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Writing an Essay (English)

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The Training to Engaged Research Group

 in partnership with 

The Arab Council for the Social Sciences 

 

WRITING AN ESSAY (ENGLISH)

 

Funded by a generous grant from the Foundation to Promote Open Society

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The University of California, Davis Anthropology

Dr. Suad Joseph

 

Writing an Essay

 

Writing an essay in a clear and concise manner is one of the important skills a social science course requires that will continue to be useful to you. Your essay should be analytical rather than descriptive in that it should attempt to prove a central thesis. You will be demonstrating your ability to deal with concepts and information in a critical  manner.  It  will  not  suffice  to  summarize  and  describe  ideas.  You  must logically  develop  an  argument  using convincing evidence to support your thesis. Part of the purpose of a General Education course is to encourage you to think and write critically about what you read and hear. A well-­‐written  essay will receive better  results  than  one  which  is  awkward  and  hard  to  understand,  even  if  the content appears to be the same in both.

 

THE INTRODUCTION

 

              If you write a clear and well-­‐organized introduction, the rest of the essay will be much easier to write. State clearly and concisely the issues you are addressing.  State briefly and chronologically (in the order you will follow) what you will do in the body of the paper. For example, if you are arguing for a particular position in a controversy, first state the issues in the controversy. Then assert your own position and summarize how you will support your position. If you choose to compare two or more things, specify what you are comparing, why you are comparing them, and what you will achieve by making the comparison. If you are answering a question, restate the question in your own words. The introduction should be short, clear and provide an outline for the rest of the paper. The following is an example of a good introduction:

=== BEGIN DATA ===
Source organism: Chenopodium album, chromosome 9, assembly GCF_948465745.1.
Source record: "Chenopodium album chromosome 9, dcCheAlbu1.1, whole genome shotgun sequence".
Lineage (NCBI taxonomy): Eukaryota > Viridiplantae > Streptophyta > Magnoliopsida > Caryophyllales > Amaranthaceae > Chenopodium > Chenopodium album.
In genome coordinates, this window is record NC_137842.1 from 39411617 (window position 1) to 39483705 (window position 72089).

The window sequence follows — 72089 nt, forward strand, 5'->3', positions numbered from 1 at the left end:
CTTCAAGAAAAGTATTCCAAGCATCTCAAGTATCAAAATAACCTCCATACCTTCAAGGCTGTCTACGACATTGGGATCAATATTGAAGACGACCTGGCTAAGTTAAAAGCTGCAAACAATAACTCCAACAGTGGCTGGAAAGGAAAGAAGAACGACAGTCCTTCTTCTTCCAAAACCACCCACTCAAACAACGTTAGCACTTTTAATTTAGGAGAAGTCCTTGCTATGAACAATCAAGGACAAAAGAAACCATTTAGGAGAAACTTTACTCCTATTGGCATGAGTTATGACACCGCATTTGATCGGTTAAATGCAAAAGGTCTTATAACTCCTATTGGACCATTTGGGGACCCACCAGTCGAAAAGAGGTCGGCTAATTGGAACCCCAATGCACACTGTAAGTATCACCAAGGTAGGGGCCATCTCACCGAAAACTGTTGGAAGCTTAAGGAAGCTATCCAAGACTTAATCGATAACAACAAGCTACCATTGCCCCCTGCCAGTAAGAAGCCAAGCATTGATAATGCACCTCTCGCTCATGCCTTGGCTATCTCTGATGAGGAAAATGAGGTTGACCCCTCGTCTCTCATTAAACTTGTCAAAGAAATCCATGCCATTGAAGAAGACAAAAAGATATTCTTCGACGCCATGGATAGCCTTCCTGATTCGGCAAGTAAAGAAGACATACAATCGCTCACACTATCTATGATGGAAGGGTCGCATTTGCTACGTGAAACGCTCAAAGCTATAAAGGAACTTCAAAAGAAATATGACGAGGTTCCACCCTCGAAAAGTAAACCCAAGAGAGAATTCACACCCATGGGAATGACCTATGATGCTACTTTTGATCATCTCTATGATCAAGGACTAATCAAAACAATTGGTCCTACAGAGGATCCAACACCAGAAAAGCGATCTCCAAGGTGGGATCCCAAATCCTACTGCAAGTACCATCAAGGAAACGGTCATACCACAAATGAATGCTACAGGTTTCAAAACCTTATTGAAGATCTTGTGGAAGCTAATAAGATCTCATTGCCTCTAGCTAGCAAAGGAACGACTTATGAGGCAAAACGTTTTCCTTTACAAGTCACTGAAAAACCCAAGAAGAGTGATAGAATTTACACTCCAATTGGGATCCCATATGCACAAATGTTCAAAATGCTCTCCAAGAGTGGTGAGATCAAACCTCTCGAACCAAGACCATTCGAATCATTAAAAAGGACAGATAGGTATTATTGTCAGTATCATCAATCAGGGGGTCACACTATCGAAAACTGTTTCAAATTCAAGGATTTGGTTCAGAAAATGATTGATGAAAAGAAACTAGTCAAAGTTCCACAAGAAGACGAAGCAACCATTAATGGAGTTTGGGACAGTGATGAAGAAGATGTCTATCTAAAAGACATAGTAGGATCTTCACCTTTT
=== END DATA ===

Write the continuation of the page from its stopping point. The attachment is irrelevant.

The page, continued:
The publication of Richard Lee’s work on the !Kung of the Kalahari desert has  contributed significantly to correcting three misconceptions about foragers  long held by anthropologists. In this essay I will first discuss each of these three  misconceptions. Second, using specific examples from his work, I will evaluate  Lee’s contribution to correcting these misconceptions. Finally, I will argue that  these misconceptions were linked to biases of particular schools of thought in  anthropology.

 

 

THESIS STATEMENT

 

              The thesis statement is the most important part of the introduction. It asserts the major point of your essay—what you are trying to demonstrate. The thesis statement takes the form of a brief argument outlining the logic that supports your position. If you have a clear thesis, you are likely to write a more coherent essay. Your essay must have a thesis.  

 

THE BODY

 

              The  body  of  the  essay  is  a  logical  development of  the  introduction. You simply do step by step what you said you would do in the introduction and in the same order you laid out. If you are evaluating a problem or issue, present the material relevant to the points you outlined in your thesis statement. Use the appropriate anthropological terminology giving definitions of specialized terms as needed. Use examples and information only if you can demonstrate how they advance the argument. One measure of critical thinking is your judgment of what is relevant information. Do not quote extensively. A measure of your understanding of the material is that you can say it in your own words. However, always reference ideas that are not your own. The body of the essay should be clear and coherent, following a logical progression. A test of good organization is that you cannot switch the paragraphs around without affecting the logic of the argument.

 

THE CONCLUSION

 

              The conclusion is a synthesis of your essay. You briefly restate the thesis, summarize how you supported your position and clearly state the conclusions that you have reached. Here you draw the whole essay together to demonstrate that you have achieved what you set out to do in the introduction. In the conclusion you may also suggest some of the more general theoretical or practical implications of the argument and findings. A solid conclusion indicates that you have control over the question, the argument and the evidence.

 

The structure of the essay might be pictured in this manner:

 

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